Regarding party wall, is that because the footings would encroach into their side? I think with the boundary fence, a small retainer and some aco drain I'll need to put in due to higher adjacent ground that they will be fully on our side. I believe we should have had one when I put the steels in for the chimney breasts last year but they didn't raise it - once they'd recovered from the shock of seeing the small scaffold I'd put in the corner next to the bay to hoist the steel up and realising that it wasn't to build an extension they were fine with it!
    I will include a record of all my discussions in the submission.
    My student son, who is drawing the pictures, also gave me a sunlight massing model (ignore the second storey) which appears to show limited overshadowing.
    4-Massing.JPG

    It's true that all they will loose is the view into our garden over a 4' fence!
     
  9. jonbey

    jonbey

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    Under PD you won't get a roof higher than 4m - my PD application was rejected (the council did not even put it up on the planning site) because I tried to sneak in a higher roof.

    There is also that 45 degree view from window "rule" that might come up - the argument being, at the moment they see sky, but they will then only see a brick wall. They'd have every right to be annoyed by that.
     
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  10. cdbe

    cdbe

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    I don't want a roof over 4m, if we come out 6m I'm aiming for 2.5 eaves and 3.5 ridge, if we have to fall back to 3m (in which case we would knock through and create one room combining the extension with existing kitchen and dining room and would need the extension higher, within the rules, to match existing ceiling height, possibly make room for steels and make it easier to insulate).

    Obviously there will be some impact on our neighbours view but the difference between a 3m extension with 3m eaves which they can't stop and a lower 6m extension with 2.5m eaves that due to the rising ground will, at its outer end, have eaves that appear not much higher that a 6' fence is not that great. (See I have no problems convincing myself but that doesn't get me anywhere!).
     
  11. jonbey

    jonbey

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    ah, sorry, I misread the previous post.
     
  12. jonbey

    jonbey

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    Did you do the drawings yourself? What software did you use?

    I ended up using free room planning software, Sweet Home 3D, but the external elevations looks a bit botched with that (because they are!). Although, I think I got away with it.... although the council have not added the drawings to the site yet....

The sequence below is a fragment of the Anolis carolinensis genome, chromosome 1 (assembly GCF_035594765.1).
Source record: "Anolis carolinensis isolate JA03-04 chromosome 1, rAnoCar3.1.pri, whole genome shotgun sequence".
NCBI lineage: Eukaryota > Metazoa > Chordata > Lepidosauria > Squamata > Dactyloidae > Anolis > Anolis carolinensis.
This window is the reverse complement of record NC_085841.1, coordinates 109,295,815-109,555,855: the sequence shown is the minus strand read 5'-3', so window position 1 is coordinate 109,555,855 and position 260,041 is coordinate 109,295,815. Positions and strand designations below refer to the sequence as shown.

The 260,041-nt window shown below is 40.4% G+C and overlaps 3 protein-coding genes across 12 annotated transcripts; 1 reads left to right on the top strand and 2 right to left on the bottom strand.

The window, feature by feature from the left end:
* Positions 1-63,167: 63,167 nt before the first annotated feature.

13. cdbe

    cdbe

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    Hi, my son is an architecture student and he did the drawings, I don't know what software but I know he struggled to get the "student version" watermark off and he can't figure out why the front face of the extension roof looks off centre. I think the actual requirements for a PD submission are quite basic - plan view, basic elevations existing and proposed, an OS extract and information about sizes and materials. The 3D ones are more to help my neighbours visualise it.
     
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  14. wessex101

    wessex101

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    I think you are placing too much trust in the shading/loss of daylight argument.

    A 6 metre deep extension close to the boundary will be massively overbearing for the neighbour and a huge loss of visual amenity, you are almost building a new bungalow in the back garden. The photo illustrates it quite well from your side of the fence, at present there is a pleasant outlook over gardens with trees in the near distance....imagine that photo with a 3.5m tall 6m deep building in the way. If your neighbour raises an objection I would be very surprised if the Planners accept your prior notification application.

    No harm in trying but I wouldn't hold your breath. Good luck all the same.
     
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  15. cdbe

    cdbe

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    Thanks, that's a very fair point and gives me an idea of what "Amenity" means in this context. In my defence I would say that their view over my garden isn't quite as appealing (unless you're into garages, trailers, caravans and prefab garages!) and is probably why they keep the curtain facing us permenantly closed!
    IMG_20171201_151326186_HDR.jpg IMG_20171201_151310103_HDR.jpg